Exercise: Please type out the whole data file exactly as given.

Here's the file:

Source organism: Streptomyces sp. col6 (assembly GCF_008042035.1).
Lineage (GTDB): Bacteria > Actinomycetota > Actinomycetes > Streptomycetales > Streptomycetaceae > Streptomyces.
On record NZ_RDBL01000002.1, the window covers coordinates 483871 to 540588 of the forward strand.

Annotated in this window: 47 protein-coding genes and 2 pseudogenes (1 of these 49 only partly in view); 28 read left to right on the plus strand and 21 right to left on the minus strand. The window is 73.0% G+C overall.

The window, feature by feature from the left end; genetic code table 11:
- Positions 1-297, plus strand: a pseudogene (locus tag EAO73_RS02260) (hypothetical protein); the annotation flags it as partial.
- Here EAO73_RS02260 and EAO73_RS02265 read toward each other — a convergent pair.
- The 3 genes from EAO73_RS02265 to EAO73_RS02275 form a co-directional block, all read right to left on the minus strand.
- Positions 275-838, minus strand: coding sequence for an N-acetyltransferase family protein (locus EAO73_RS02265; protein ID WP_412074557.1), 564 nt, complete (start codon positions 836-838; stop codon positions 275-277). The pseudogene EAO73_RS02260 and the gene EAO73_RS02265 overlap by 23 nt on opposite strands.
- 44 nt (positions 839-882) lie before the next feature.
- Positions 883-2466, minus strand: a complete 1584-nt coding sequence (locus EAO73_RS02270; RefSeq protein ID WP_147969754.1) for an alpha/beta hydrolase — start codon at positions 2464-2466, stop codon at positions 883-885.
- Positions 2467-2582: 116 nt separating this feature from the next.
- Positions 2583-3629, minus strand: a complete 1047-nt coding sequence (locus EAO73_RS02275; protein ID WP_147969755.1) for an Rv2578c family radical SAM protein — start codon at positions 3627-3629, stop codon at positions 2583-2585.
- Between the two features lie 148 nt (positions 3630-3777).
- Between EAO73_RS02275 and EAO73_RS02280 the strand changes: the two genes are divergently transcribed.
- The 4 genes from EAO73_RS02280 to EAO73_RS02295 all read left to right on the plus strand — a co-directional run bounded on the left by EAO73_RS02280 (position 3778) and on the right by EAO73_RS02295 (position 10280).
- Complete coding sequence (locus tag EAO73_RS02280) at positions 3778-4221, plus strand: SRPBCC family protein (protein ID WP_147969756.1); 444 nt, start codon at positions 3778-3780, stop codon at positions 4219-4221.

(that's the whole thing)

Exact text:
Source organism: Streptomyces sp. col6 (assembly GCF_008042035.1).
Lineage (GTDB): Bacteria > Actinomycetota > Actinomycetes > Streptomycetales > Streptomycetaceae > Streptomyces.
On record NZ_RDBL01000002.1, the window covers coordinates 483871 to 540588 of the forward strand.

Annotated in this window: 47 protein-coding genes and 2 pseudogenes (1 of these 49 only partly in view); 28 read left to right on the plus strand and 21 right to left on the minus strand. The window is 73.0% G+C overall.

The window, feature by feature from the left end; genetic code table 11:
- Positions 1-297, plus strand: a pseudogene (locus tag EAO73_RS02260) (hypothetical protein); the annotation flags it as partial.
- Here EAO73_RS02260 and EAO73_RS02265 read toward each other — a convergent pair.
- The 3 genes from EAO73_RS02265 to EAO73_RS02275 form a co-directional block, all read right to left on the minus strand.
- Positions 275-838, minus strand: coding sequence for an N-acetyltransferase family protein (locus EAO73_RS02265; protein ID WP_412074557.1), 564 nt, complete (start codon positions 836-838; stop codon positions 275-277). The pseudogene EAO73_RS02260 and the gene EAO73_RS02265 overlap by 23 nt on opposite strands.
- 44 nt (positions 839-882) lie before the next feature.
- Positions 883-2466, minus strand: a complete 1584-nt coding sequence (locus EAO73_RS02270; RefSeq protein ID WP_147969754.1) for an alpha/beta hydrolase — start codon at positions 2464-2466, stop codon at positions 883-885.
- Positions 2467-2582: 116 nt separating this feature from the next.
- Positions 2583-3629, minus strand: a complete 1047-nt coding sequence (locus EAO73_RS02275; protein ID WP_147969755.1) for an Rv2578c family radical SAM protein — start codon at positions 3627-3629, stop codon at positions 2583-2585.
- Between the two features lie 148 nt (positions 3630-3777).
- Between EAO73_RS02275 and EAO73_RS02280 the strand changes: the two genes are divergently transcribed.
- The 4 genes from EAO73_RS02280 to EAO73_RS02295 all read left to right on the plus strand — a co-directional run bounded on the left by EAO73_RS02280 (position 3778) and on the right by EAO73_RS02295 (position 10280).
- Complete coding sequence (locus tag EAO73_RS02280) at positions 3778-4221, plus strand: SRPBCC family protein (protein ID WP_147969756.1); 444 nt, start codon at positions 3778-3780, stop codon at positions 4219-4221.